Monday, 10 February 2014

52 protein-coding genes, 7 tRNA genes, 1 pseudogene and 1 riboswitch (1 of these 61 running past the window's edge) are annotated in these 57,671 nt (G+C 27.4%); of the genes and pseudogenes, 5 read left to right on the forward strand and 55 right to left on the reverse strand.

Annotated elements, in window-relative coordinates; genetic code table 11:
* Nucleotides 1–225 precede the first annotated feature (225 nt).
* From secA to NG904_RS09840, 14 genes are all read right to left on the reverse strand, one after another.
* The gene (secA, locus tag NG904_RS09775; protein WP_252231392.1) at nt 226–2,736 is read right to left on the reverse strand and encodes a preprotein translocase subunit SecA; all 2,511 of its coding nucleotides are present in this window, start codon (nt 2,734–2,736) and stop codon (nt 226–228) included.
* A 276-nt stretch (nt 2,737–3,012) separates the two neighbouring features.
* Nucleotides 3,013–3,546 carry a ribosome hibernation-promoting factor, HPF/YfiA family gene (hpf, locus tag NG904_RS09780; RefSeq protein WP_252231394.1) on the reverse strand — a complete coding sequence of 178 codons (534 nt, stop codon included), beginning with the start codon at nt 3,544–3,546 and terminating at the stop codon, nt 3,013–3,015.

Wages are the phenomenal form of the value of labour-power. In other words, they are a superficial appearance of the underlying reality, that is not discernible without further analysis. To make an analogy with physics, when we see something red, this is merely an appearance that hides the underlying reality. “Redness” is not a quality of the object we see. The object appears red, only because its physical make-up reflects light in that part of the spectrum, which our brain interprets as red. For example, we see a red sky at night, because at that time of day, sunlight has to pass through more atmosphere, and particles in the atmosphere filter out more of the light in the violet end of the spectrum, leaving us to see more red light. In the same way, when we look at pictures on a TV or computer screen, all of the range of colours we see are in fact nothing more than the combination of pixels of red, blue and green light combined in such proportions as to convince our brain that it is seeing these other colours.